The 2008 product year is just shifting into top gear and there’s a whole lot of action going on around the £1300 mark.
Why? First, it’s one of the most popular price points among bike buyers, so manufacturers all want a big slice of the pie. And second, it’s about this point that full carbon frames become a realistic option. Yes, you can lay your hands on cheaper carbon bikes, but it’s here where you can start demanding it – if that’s what takes your fancy, of course.
We’ve been to Italy in search of the perfect £1300 road bike… or, more precisely, Italy has come to us in the form of a full carbon framed bike from Wilier.
The Wilier’s frame is absolutely first class. It’s a two-piece carbon construction, beautifully put together with smooth, flowing lines where the tubes meet and an integrated headset up front. The frame angles on the Wilier are slightly steeper than you’ll find some competitor bikes, although in use you’d be hard-pressed to notice much difference.
The top-tube and down-tube are considerably oversized to produce a taut mid-section, while the bottom bracket is encased in a chunky, unyielding shell. The overall result is a stiff, efficient frame with just the right vertical compliance for long-ride comfort.
One of our testers complained that the white finish cheapens the Wilier’s appearance, favouring the ‘if you’ve got it, flaunt it’ approach to carbon. Everyone else thought it looked chic and sophisticated. Decide for yourself.
Rolling duties on the Wilier are taken care of by Fulcrum’s entry-level Racing 7s. They’re a reasonable weight and the build quality is impressive, while we know from experience that the cartridge bearings have an exceptionally long shelf-life.
As with direct competitor bikes, the front wheel is radially laced, this time with 20 stainless J-spokes, while the rear has 16 three-cross spokes on the drive side and eight radially laced on the non-drive side. Traditional-style nipples at the rim allow you to straighten them up with a normal spoke key should they go out of true – not that we had any worries.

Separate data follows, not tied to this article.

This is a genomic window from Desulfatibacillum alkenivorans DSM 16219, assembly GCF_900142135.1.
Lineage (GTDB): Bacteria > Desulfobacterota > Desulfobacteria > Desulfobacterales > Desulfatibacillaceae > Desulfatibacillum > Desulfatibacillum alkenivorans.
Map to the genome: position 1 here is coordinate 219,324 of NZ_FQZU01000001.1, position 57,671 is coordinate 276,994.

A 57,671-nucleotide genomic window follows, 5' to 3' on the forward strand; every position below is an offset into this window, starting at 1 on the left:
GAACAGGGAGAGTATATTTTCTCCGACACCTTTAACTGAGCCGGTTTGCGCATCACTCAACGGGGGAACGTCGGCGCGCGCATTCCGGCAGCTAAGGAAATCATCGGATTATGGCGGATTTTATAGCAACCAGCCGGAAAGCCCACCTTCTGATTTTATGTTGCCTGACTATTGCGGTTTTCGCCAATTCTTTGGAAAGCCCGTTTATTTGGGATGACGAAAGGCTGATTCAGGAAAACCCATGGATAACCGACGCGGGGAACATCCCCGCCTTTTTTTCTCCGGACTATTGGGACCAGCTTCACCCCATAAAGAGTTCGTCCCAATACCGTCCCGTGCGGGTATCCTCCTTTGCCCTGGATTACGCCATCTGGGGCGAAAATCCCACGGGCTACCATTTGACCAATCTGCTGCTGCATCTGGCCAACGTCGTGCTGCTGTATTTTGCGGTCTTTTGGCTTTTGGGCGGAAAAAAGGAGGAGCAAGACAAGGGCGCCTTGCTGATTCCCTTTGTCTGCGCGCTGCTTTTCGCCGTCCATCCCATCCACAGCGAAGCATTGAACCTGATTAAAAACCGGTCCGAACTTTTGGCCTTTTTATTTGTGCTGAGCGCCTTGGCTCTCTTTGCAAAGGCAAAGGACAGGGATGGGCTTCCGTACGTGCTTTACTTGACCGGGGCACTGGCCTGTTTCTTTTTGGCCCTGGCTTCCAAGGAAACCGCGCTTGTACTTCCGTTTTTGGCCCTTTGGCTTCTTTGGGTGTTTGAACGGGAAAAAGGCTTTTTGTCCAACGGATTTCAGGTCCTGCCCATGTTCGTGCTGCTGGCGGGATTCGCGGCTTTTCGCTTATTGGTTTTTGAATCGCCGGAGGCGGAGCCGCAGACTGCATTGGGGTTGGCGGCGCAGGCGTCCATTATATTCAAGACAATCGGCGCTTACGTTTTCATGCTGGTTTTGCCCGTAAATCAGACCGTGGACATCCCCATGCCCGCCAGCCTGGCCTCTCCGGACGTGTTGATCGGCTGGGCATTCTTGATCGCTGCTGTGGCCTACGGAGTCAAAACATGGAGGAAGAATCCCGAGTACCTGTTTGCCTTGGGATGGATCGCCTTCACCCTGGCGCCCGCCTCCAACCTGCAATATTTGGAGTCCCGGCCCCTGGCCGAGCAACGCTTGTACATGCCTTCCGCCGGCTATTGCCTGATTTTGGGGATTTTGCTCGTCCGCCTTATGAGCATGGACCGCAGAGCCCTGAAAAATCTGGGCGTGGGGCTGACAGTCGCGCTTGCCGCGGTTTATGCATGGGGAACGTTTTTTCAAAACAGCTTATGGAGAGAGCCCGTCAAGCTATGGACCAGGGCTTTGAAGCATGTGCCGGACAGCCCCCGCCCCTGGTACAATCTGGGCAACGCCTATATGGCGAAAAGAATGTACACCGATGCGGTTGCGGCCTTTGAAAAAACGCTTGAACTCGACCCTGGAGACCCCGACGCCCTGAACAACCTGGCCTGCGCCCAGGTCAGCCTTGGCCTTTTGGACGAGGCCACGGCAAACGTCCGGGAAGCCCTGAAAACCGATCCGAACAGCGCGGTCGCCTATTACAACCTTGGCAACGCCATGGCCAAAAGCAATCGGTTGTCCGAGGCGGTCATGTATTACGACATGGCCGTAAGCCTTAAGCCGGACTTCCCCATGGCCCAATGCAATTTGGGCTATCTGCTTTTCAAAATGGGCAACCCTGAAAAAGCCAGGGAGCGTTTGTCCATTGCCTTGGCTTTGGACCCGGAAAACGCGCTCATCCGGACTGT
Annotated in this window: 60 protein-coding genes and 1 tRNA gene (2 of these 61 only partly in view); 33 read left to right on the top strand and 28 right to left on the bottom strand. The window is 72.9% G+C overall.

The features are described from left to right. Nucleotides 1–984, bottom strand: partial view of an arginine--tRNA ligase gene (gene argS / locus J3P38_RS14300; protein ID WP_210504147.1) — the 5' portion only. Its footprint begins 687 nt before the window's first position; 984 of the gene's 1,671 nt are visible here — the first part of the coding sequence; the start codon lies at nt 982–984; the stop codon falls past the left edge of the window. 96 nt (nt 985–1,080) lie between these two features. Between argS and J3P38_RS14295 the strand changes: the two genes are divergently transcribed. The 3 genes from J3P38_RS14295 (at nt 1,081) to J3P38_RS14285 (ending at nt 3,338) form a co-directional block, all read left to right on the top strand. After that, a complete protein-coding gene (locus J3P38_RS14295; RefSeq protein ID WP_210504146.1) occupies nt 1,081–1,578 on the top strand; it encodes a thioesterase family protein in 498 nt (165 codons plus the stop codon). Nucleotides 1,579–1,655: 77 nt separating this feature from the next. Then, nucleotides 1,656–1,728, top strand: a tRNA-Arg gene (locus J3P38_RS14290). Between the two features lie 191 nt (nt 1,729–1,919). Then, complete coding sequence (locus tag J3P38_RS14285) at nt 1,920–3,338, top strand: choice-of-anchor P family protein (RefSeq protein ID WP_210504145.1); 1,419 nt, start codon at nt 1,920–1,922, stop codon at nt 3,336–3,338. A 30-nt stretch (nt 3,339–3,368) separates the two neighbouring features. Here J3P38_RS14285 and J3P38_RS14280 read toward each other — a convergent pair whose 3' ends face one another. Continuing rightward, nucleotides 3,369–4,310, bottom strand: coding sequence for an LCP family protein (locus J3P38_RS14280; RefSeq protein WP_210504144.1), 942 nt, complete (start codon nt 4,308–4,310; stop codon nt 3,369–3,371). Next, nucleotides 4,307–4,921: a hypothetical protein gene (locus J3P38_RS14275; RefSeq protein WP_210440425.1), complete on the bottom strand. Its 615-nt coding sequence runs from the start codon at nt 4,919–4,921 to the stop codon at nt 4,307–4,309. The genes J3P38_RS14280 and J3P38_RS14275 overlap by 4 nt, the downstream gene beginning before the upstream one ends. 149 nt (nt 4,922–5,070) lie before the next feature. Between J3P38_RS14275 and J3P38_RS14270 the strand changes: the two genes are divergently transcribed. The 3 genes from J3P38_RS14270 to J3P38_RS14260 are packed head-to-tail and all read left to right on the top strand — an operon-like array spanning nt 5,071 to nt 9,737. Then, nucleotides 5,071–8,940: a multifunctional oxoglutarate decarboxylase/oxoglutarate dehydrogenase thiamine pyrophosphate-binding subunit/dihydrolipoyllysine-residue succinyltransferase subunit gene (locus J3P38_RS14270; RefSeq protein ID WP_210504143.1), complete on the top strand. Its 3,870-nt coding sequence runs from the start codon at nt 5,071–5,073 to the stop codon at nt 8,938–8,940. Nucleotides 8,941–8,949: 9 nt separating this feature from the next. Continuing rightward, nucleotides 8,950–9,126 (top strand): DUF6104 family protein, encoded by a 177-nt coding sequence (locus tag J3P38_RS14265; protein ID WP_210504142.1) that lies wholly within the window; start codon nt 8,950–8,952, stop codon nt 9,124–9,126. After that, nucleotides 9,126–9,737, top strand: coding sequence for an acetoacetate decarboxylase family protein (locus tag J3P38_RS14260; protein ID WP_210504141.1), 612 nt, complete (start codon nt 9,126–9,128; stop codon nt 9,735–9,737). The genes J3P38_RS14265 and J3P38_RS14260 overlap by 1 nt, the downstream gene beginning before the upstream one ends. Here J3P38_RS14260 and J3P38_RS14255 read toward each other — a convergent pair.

To our eyes, the Racing 7s don’t have the same robust good looks as the Mavics you’ll find on some competitor bikes but they perform at about the same level as the Aksiums you’ll find on some others.
The price of the Wilier’s exceptional frame means that the component spec is lower than some of its competitors. That said, it’s still impressive.
The Campagnolo Mirage groupset isn’t as lightweight or as race-orientated as the Veloce you’ll find on a similarly priced Cinelli, but it’s solid and reliable and comes with a dash of Italian style. The compact crankset and 12-25 cassette provide sportive/long ride-friendly gear ratios, while shifting is hearteningly positive whether you’re going up or down the block. When it comes to braking, the Mirage units don’t have the modulation of their more expensive Campag siblings but they’re fairly punchy and rarely leave you short-changed.
The Wilier’s bar and stem are from lower down the ITM ranges and are consequenltly considerably heavier than those found on some direct competitor bikes, although the Ritchey Carbon Pro seatpost adds cachet and the Selle Italia XR saddle provides a perfect combination of both cushioning and support.
Although it doesn’t perform quite as well as the Veloce version we tested last year, our Mirage-equipped Wilier displays most of the same fundamental traits. The overall ride feel is fairly aggressive and when you push harder you get an instant response whether you’re on flat roads or climbing. Put the hammer down for an all-out sprint and the Mortirolo is up for that too, and it takes on corners in the same assured manner. On top of all that, descending is sure-footed enough to inspire bags of confidence, the steering is bang on and it smooths out rough surfaces without ever a second thought.
If we do have a negative comment, it’s that the Wilier is under-specced for the quality of its frame. The positive spin on that, though, is that if you do decide to buy this bike, you could gradually upgrade the components as they wear out without much danger of out-classing the chassis.
We’re not saying that alloy frames with carbon seatstays have had their day but, as we’ve seen, the bar has been raised at the £1300 price point and any bike of this genre needs to come up with something special to compete. The Wilier’s frame is superb but the Mirage-based spec lets it down in the company of similar bikes found at this price.